$28.3680

2.28%

1.70%
(per troy ounce)

 








Wheat (-ZW)

$6.6400

$6.4950

3.15%

1.72%
(per bushel)

 








Corn (-ZC)

$5.6650

$5.635

2.03%

-12.37%
(per bushel)

 








Cotton 

$0.7174

0.7405

-0.15%

-21.75%
(per pound)

 








Coffee

$1.5240

1.588

-6.47%

-33.64%
(per pound)

 








Crude oil (-CL)

$81.45

$84.35

-5.87%

-17.59%
(per barrel)










 

221Comments
Jun 20, 2012 11:59AM
avatar
This market is way over bought and this Government is way out of control. The American people who have their savings invested and depend on that savings for retirement are in for a huge surprise. The European problems are much bigger than we are lead to believe. GET OUT OF THIS MARKET WHILE YOU CAN!!!!


Jun 20, 2012 12:05PM
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Gee Let's do the same thing that didn't work the last 2 times and hope it works this time.

These moves by the FED are just delaying tactics by the Obama administration to keep things from collapsing completely before the election.

The only thing they are doing is keeping interest rates low so the banks can get cheap money to make thier balance sheets look good for the short term. The banks will still not loan any of this money because they realize that unemployed people won't be able to pay it back and the people who are employed have a good chance of joining the unemployed before too long anyway. They also realize that in the long run they will be able to just sit on the cash until interest rates rise and they will be able to make a killing on the all the cheap money they have.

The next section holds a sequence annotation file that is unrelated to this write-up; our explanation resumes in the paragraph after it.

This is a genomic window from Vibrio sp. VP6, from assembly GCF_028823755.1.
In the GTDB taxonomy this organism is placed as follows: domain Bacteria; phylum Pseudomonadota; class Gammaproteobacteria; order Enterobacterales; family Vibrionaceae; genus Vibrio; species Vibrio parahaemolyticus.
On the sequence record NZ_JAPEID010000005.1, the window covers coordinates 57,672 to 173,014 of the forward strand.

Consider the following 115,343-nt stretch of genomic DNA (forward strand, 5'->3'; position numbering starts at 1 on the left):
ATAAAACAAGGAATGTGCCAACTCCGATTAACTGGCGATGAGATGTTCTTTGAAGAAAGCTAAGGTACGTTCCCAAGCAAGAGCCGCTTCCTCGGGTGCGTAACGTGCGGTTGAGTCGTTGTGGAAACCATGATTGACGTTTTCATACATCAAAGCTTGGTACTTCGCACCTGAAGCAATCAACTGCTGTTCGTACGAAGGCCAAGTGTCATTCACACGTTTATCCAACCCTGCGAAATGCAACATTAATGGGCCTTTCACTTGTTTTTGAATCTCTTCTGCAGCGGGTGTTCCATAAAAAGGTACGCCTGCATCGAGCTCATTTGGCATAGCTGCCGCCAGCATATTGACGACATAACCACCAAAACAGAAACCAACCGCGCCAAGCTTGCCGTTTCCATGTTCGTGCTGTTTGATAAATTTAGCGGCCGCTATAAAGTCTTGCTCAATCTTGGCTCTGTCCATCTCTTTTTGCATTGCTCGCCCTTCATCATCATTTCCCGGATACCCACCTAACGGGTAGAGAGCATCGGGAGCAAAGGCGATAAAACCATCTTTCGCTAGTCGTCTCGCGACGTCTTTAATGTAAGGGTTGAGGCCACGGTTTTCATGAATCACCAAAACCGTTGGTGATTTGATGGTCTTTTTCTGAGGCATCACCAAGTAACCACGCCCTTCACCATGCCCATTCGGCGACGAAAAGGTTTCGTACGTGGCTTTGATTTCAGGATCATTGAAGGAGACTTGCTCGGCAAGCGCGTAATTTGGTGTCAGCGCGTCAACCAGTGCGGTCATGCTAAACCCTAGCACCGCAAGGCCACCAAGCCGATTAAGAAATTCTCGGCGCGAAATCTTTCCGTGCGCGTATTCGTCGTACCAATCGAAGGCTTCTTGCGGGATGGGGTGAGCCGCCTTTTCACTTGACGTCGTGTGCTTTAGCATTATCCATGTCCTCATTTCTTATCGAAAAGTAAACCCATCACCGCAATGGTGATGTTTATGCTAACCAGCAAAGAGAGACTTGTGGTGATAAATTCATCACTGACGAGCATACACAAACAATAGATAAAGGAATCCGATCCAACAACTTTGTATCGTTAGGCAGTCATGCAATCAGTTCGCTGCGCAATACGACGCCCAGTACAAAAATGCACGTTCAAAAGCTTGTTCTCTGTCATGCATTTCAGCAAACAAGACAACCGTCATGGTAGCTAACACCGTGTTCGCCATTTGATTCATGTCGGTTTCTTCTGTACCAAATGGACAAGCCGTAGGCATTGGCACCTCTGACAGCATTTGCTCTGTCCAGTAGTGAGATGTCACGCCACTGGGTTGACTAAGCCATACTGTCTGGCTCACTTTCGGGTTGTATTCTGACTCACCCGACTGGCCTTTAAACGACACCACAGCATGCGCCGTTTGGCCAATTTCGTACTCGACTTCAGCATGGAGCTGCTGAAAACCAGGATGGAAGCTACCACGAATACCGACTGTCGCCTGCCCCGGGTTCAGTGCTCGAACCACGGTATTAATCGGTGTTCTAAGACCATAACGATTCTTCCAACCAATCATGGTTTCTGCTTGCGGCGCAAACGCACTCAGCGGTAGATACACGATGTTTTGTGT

Let's just stop all the meddling and let the markets determine the value of everything-not the government.

avatar
STOCKS STRUGGLE AHEAD OF THE FED???????????????

WTF IS THAT SUPPOSED TO MEAN?

DOES IT MEAN THAT THE FED IS RIGHT THERE, POISED TO HAND OUT MORE FREE MONEY TO EVERYONE EXCEPT THE PEOPLE WHO PAY THE TAXES, AND THAT SINCE THEY ARE "RIGHT THERE AND READY" TO HAND OUT OUR MONEY .........AGAIN! .................. THAT THE DROP OF THE INDEX IS IRRATIONAL????............WTF IS WRONG WITH THESE IDIOTS!



Jun 20, 2012 12:52PM